If you read just the last 4 books of the Pentateuch (what I call, in shorthand, “The Torah”), you’ll find it chock-full of judgment: there are commandments and promises of blessings or curses for those who follow them. There is retribution and justice, mercy and consideration. Nothing seems to happen without attracting critical comment by G-d or Moses or even the people.
But the first book, Genesis, has much, much less of this. Indeed, after the Tower of Babel, G-d almost entirely refrains from any judgments at all. There are a number of obvious course corrections (like when G-d directly intervenes to punish Pharoah for taking Sarai, or when G-d reminds Jacob to go back home), but even these are quite thin on words like “sin,” or criticism for actions taken.
Consider, for example, the brothers and Joseph. For all that they do, and all that happens in the story, G-d does not come down and judge anyone. Indeed, G-d seems to be more like a spectator, waiting to see what will happen, perhaps dipping in a finger now and again to adjust matters to keep them on the general path. In the story of Yehudah and Tamar, or of Dina and Shechem, G-d is entirely silent: he leaves it to the actors to work things out, one way or another.
Perhaps it can be seen this way: for the biggest of issues, the ones that simply cannot wait for judgment, G-d acts and judges. When Cain kills Abel, G-d gets involved. When the world is thoroughly corrupted by violence, G-d brings the flood. And when a society is so lost that it is incapable of goodness (Sodom), G-d will destroy it.
But events that fall short of these cataclysmic events are not judged out loud in the text, in the moment.
I think there is something here that connects back to the story of creation. Note how G-d never says, “I think light would be good.” Instead, he makes light, and then – and only then – he judges whether or not light is in fact “good.” (A key point is that G-d does not adjudge everything He does to be good!) There is a sense, dare I say it, of “Trial and Error.” G-d creates something, takes a critical look, and then decides if it is good or not.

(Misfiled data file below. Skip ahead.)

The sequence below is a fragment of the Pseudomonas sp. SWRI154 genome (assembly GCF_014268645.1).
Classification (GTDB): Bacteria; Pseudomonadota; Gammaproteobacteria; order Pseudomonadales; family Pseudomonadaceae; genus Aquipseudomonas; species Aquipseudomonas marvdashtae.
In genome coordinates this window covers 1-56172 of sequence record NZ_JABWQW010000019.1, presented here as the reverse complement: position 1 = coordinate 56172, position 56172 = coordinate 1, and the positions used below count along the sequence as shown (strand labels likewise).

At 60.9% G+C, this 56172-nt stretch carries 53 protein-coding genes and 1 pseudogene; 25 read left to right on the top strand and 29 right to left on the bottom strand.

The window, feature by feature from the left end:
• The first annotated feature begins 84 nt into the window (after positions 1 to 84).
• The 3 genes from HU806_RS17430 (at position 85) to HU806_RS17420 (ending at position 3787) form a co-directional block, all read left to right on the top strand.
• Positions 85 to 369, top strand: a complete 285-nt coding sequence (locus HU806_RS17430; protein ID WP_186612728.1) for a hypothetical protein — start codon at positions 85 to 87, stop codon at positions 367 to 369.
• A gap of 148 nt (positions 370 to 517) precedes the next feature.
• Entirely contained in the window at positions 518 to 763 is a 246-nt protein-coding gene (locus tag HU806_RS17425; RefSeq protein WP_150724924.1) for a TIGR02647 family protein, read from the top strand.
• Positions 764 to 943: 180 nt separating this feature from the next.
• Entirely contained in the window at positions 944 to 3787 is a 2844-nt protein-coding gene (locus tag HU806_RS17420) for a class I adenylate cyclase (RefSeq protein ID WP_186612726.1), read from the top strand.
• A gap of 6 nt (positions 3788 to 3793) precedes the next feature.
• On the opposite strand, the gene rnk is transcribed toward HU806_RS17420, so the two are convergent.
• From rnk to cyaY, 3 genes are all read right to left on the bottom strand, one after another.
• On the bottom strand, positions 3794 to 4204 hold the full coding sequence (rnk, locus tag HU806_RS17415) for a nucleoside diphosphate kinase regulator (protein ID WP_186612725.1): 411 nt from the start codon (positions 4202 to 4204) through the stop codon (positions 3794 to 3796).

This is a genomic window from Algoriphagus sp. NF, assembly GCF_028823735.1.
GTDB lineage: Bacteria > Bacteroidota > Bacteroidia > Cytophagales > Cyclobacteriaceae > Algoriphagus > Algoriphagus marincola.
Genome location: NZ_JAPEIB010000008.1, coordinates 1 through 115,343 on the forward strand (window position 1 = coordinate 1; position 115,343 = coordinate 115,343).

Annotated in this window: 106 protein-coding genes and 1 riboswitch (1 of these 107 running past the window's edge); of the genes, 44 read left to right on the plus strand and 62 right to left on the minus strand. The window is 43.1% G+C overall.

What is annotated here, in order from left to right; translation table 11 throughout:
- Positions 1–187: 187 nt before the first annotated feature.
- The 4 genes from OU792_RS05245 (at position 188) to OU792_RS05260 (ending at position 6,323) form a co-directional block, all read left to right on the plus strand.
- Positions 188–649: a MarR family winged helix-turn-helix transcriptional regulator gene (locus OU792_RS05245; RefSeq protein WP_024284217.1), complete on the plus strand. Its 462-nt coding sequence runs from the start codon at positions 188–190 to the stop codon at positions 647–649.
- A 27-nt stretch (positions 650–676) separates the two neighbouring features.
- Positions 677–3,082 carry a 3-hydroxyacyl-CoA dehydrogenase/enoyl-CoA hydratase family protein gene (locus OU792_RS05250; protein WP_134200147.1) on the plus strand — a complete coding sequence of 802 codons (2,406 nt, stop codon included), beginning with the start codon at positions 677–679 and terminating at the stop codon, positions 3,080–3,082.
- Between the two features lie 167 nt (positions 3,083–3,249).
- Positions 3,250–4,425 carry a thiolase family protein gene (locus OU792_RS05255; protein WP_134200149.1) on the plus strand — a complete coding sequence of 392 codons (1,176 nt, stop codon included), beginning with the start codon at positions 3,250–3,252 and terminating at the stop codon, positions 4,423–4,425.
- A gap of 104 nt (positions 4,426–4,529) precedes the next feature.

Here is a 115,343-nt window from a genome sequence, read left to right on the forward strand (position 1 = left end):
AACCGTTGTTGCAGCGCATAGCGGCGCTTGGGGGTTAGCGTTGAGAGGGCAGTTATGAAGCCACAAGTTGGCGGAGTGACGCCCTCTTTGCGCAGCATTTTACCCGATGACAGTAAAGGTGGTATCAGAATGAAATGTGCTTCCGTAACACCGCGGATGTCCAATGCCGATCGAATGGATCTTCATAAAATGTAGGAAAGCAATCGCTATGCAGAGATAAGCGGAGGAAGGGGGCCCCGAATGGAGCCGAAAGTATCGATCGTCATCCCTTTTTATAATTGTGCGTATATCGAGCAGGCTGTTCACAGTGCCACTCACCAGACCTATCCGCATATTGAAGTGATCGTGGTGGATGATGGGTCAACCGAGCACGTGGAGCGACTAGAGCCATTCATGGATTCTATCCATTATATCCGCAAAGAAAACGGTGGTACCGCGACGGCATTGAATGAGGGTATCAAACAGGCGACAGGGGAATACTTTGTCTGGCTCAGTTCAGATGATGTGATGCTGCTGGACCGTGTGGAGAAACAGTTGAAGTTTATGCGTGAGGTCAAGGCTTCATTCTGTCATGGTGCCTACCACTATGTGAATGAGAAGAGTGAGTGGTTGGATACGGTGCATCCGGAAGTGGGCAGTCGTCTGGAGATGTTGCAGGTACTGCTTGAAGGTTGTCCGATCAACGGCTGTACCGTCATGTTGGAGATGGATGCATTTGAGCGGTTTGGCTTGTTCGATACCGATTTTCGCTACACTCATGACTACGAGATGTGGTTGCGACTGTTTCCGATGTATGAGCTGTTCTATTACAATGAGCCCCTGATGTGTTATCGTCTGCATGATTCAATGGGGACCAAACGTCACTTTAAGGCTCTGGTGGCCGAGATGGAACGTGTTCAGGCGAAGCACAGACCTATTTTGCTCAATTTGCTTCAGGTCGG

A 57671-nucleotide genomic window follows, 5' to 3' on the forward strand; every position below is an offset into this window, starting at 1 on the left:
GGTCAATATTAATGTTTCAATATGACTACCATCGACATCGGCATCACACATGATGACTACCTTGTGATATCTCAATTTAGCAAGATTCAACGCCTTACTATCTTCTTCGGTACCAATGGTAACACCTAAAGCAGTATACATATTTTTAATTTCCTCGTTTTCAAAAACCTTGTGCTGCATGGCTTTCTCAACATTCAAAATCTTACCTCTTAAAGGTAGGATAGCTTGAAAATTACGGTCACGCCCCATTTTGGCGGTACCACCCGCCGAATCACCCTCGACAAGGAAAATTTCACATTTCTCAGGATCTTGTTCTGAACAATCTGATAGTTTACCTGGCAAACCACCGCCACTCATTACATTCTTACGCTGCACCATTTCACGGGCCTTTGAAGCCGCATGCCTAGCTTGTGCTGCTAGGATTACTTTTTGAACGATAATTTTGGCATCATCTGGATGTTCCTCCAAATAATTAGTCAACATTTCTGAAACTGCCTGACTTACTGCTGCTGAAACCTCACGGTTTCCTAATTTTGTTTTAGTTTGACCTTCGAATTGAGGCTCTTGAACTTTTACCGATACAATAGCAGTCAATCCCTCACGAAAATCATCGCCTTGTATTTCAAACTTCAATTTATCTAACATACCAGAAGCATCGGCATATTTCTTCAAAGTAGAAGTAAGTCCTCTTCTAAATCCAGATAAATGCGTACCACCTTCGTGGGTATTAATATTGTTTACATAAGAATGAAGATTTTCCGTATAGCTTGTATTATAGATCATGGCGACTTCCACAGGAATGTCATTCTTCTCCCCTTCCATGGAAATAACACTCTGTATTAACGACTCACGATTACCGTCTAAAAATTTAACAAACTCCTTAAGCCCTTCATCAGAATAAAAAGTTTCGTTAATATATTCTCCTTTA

I think the bulk of the Book of Genesis is evaluated in the very same way – but much more deliberately. So instead of, for example, G-d judging Joseph’s brothers for telling tales about Joseph to their father in the moment, G-d watches it happen, and then he takes notes. Much later on, there is a punishment for those who harm others through words or deeds: called tzaraas (often mistranslated as “leprosy” but explained fully here). But the source of the idea of providing a feedback mechanism to people who have been telling tales seems to be a direct result of the brothers gossiping about Joseph!
I would go so far as to say that Genesis forms the moral and ethical foundation for all of the commandments and instructions and blessings and curses that are found in the later books. Genesis is where mankind engages in “Trial and Error.” But the rest of the Torah, essentially all of the text after the Exodus, is when G-d applies the lessons learned.
So when Noah brings an olah offering, it is the origin of the idea of that offering later in the Torah. Avraham, Isaac and Jacob, as well as their wives, provide the material that G-d later judges – favorably or unfavorably as “good” – or not. I have written on individual examples many times: here , and here, to pick but two examples.
Perhaps, for example, Jacob’s marriage of two sisters was perfectly fine at the time. But, after seeing how it played out, G-d forbids it later in the text, specifically because of the tensions created in Jacob’s marriage. The causality would thus be in line with the order of operations in the text itself.
In the same way that we see the foreparents as being inspirations to us in the “softer” ideas that are core to Judaism – for kindness or prayer or devotion or gratitude, for trying to listen to G-d’s voice and always seek to grow and change for the better – the Torah connects those very same stories in Genesis to the “harder” commandments. Thus we eat kosher to remind us that we are here to elevate the physical into the spiritual plane (the earth, animals, and people), explained here. We celebrate Passover every year by removing the parts of our lives that integrate with nature instead of G-d (leavening), reminding us in a myriad of ways that Jews must always remember to be distinct from both paganism and the cultures that surround us, explained here. Indeed, arguably every single commandment in the Torah can be readily and easily explained by reference to events that happened earlier in the text.
The result is an understanding of the text that ties it all together – from the initial days of creation, where G-d judged his own efforts without delay, through to the rest of Genesis, where G-d takes an increasingly long time before passing judgment. And then into the rest of the text, where it is clear that G-d’s goal is to apply all the lessons learned about how to keep mankind and the Jewish people within the boundaries that are necessary in order to keep us on a positive path.
[an @iwe and @susanquinn work]